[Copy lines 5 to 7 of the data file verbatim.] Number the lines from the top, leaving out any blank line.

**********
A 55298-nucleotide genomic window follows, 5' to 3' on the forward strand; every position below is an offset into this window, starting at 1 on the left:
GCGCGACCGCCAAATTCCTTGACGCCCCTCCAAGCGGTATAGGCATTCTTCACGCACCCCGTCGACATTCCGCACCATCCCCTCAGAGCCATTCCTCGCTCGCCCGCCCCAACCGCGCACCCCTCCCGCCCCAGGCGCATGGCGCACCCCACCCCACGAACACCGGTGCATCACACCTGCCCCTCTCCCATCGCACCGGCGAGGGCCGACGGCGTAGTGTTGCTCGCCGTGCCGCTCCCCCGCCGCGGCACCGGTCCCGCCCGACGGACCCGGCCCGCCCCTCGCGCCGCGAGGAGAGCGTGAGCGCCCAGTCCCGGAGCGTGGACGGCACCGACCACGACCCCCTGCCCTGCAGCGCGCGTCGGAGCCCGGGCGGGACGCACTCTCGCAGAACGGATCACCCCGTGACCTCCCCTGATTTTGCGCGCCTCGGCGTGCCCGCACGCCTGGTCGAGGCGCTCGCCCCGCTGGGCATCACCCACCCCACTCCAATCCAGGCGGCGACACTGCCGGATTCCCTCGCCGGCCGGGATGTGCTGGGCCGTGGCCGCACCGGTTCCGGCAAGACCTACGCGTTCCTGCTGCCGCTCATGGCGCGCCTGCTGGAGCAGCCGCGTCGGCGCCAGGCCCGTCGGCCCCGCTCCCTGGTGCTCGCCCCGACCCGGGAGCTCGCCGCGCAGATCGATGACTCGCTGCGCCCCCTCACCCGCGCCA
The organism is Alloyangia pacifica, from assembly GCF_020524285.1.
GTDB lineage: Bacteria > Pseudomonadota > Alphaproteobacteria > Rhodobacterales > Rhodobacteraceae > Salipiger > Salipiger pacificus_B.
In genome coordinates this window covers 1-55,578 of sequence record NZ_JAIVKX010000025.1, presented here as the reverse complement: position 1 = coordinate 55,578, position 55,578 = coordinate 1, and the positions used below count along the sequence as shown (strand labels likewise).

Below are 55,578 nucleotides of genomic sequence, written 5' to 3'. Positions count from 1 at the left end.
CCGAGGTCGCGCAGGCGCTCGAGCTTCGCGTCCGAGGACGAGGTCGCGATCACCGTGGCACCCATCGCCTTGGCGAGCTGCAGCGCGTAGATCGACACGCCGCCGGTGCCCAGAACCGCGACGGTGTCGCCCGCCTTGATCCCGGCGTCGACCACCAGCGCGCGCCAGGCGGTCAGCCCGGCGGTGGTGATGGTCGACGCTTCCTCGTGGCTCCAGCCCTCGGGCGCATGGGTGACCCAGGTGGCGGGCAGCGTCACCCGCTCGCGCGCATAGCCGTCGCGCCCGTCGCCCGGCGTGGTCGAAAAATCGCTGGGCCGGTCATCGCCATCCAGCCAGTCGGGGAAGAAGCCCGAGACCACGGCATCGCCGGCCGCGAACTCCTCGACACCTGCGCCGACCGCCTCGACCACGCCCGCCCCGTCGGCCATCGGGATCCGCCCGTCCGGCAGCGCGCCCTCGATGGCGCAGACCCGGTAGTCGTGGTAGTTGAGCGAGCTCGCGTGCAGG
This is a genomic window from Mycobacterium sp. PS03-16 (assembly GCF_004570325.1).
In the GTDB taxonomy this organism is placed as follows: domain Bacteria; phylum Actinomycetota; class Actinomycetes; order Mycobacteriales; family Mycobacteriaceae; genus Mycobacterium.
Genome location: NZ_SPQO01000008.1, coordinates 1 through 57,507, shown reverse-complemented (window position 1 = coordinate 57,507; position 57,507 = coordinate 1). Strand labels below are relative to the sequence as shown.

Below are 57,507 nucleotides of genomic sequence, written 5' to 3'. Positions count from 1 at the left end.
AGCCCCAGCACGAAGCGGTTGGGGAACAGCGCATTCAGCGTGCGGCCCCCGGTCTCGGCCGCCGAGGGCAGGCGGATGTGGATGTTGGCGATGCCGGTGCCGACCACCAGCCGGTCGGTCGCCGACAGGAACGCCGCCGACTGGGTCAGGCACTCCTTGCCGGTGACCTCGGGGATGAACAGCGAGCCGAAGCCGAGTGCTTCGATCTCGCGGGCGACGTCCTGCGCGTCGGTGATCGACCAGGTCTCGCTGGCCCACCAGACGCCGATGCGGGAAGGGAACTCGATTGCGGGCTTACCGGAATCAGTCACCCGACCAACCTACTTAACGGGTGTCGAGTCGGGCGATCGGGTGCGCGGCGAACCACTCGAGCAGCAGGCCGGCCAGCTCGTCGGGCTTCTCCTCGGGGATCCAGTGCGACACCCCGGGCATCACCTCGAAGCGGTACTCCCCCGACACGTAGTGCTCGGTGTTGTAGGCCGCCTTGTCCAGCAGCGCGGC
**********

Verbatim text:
In genome coordinates this window covers 1-55,578 of sequence record NZ_JAIVKX010000025.1, presented here as the reverse complement: position 1 = coordinate 55,578, position 55,578 = coordinate 1, and the positions used below count along the sequence as shown (strand labels likewise).

Below are 55,578 nucleotides of genomic sequence, written 5' to 3'. Positions count from 1 at the left end.
CCGAGGTCGCGCAGGCGCTCGAGCTTCGCGTCCGAGGACGAGGTCGCGATCACCGTGGCACCCATCGCCTTGGCGAGCTGCAGCGCGTAGATCGACACGCCGCCGGTGCCCAGAACCGCGACGGTGTCGCCCGCCTTGATCCCGGCGTCGACCACCAGCGCGCGCCAGGCGGTCAGCCCGGCGGTGGTGATGGTCGACGCTTCCTCGTGGCTCCAGCCCTCGGGCGCATGGGTGACCCAGGTGGCGGGCAGCGTCACCCGCTCGCGCGCATAGCCGTCGCGCCCGTCGCCCGGCGTGGTCGAAAAATCGCTGGGCCGGTCATCGCCATCCAGCCAGTCGGGGAAGAAGCCCGAGACCACGGCATCGCCGGCCGCGAACTCCTCGACACCTGCGCCGACCGCCTCGACCACGCCCGCCCCGTCGGCCATCGGGATCCGCCCGTCCGGCAGCGCGCCCTCGATGGCGCAGACCCGGTAGTCGTGGTAGTTGAGCGAGCTCGCGTGCAGG